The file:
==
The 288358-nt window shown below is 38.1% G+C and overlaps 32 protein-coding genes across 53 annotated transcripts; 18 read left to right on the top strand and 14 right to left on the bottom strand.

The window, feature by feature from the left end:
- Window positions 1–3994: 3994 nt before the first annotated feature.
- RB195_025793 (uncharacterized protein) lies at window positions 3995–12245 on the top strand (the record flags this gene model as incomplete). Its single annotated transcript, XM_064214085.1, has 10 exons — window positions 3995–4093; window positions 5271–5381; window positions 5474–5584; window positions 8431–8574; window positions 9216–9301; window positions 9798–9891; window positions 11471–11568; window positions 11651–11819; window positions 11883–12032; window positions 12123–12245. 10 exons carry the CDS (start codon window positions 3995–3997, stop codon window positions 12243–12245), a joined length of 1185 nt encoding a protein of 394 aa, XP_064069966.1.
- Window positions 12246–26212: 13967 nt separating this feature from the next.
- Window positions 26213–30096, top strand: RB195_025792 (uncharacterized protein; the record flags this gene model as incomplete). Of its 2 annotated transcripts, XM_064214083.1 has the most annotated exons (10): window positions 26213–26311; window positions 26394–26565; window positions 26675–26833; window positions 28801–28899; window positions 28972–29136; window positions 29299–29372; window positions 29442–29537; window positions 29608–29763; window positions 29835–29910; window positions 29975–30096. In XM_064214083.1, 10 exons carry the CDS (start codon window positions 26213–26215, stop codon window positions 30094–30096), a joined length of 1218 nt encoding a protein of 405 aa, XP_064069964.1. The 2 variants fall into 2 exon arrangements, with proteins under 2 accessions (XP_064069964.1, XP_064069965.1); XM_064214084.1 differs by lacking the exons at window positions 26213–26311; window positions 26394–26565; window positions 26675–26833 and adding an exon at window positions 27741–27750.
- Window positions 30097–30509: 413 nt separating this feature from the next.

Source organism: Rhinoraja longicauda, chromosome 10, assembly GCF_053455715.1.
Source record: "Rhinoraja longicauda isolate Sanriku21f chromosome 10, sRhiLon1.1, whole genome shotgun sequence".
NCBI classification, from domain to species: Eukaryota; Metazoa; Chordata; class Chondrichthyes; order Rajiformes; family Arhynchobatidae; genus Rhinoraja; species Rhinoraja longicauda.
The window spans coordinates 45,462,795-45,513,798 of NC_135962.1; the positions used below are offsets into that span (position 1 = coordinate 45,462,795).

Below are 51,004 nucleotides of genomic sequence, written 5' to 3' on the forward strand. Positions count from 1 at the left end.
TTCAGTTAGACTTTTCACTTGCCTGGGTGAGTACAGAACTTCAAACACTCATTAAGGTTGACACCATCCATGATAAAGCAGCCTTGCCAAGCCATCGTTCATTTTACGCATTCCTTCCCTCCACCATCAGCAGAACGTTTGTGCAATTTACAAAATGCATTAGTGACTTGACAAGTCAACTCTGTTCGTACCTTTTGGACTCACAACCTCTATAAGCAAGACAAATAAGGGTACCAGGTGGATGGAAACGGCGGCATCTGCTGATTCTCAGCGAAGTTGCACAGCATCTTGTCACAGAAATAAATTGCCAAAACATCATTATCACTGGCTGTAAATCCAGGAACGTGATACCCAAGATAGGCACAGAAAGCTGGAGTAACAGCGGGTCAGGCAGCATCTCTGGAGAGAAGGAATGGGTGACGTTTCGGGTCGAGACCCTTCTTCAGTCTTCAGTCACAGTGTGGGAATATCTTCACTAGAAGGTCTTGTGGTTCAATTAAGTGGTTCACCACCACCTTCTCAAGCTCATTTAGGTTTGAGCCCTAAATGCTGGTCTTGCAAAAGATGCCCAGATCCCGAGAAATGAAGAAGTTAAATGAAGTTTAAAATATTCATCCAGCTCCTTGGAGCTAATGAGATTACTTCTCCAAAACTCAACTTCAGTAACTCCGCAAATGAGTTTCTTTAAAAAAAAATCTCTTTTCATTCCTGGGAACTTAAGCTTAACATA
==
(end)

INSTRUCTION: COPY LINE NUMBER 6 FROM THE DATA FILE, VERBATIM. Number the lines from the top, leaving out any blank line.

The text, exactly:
- Window positions 26213–30096, top strand: RB195_025792 (uncharacterized protein; the record flags this gene model as incomplete). Of its 2 annotated transcripts, XM_064214083.1 has the most annotated exons (10): window positions 26213–26311; window positions 26394–26565; window positions 26675–26833; window positions 28801–28899; window positions 28972–29136; window positions 29299–29372; window positions 29442–29537; window positions 29608–29763; window positions 29835–29910; window positions 29975–30096. In XM_064214083.1, 10 exons carry the CDS (start codon window positions 26213–26215, stop codon window positions 30094–30096), a joined length of 1218 nt encoding a protein of 405 aa, XP_064069964.1. The 2 variants fall into 2 exon arrangements, with proteins under 2 accessions (XP_064069964.1, XP_064069965.1); XM_064214084.1 differs by lacking the exons at window positions 26213–26311; window positions 26394–26565; window positions 26675–26833 and adding an exon at window positions 27741–27750.